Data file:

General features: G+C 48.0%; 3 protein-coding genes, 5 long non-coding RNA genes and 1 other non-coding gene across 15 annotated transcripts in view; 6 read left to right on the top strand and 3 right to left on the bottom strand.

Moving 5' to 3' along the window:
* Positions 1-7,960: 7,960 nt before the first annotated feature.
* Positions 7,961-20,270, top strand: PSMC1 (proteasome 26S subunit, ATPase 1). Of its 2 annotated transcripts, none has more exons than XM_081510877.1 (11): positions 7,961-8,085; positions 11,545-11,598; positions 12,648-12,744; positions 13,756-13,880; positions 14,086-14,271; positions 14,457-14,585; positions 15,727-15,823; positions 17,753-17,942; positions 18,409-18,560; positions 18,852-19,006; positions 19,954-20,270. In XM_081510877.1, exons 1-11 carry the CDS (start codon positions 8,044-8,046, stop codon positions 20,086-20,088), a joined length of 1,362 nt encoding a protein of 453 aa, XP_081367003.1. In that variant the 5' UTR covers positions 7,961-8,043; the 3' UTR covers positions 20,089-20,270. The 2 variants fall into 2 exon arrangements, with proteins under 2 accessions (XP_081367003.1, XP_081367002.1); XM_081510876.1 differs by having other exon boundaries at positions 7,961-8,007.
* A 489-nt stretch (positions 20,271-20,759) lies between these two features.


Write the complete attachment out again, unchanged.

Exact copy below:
General features: G+C 48.0%; 3 protein-coding genes, 5 long non-coding RNA genes and 1 other non-coding gene across 15 annotated transcripts in view; 6 read left to right on the top strand and 3 right to left on the bottom strand.

Moving 5' to 3' along the window:
* Positions 1-7,960: 7,960 nt before the first annotated feature.
* Positions 7,961-20,270, top strand: PSMC1 (proteasome 26S subunit, ATPase 1). Of its 2 annotated transcripts, none has more exons than XM_081510877.1 (11): positions 7,961-8,085; positions 11,545-11,598; positions 12,648-12,744; positions 13,756-13,880; positions 14,086-14,271; positions 14,457-14,585; positions 15,727-15,823; positions 17,753-17,942; positions 18,409-18,560; positions 18,852-19,006; positions 19,954-20,270. In XM_081510877.1, exons 1-11 carry the CDS (start codon positions 8,044-8,046, stop codon positions 20,086-20,088), a joined length of 1,362 nt encoding a protein of 453 aa, XP_081367003.1. In that variant the 5' UTR covers positions 7,961-8,043; the 3' UTR covers positions 20,089-20,270. The 2 variants fall into 2 exon arrangements, with proteins under 2 accessions (XP_081367003.1, XP_081367002.1); XM_081510876.1 differs by having other exon boundaries at positions 7,961-8,007.
* A 489-nt stretch (positions 20,271-20,759) lies between these two features.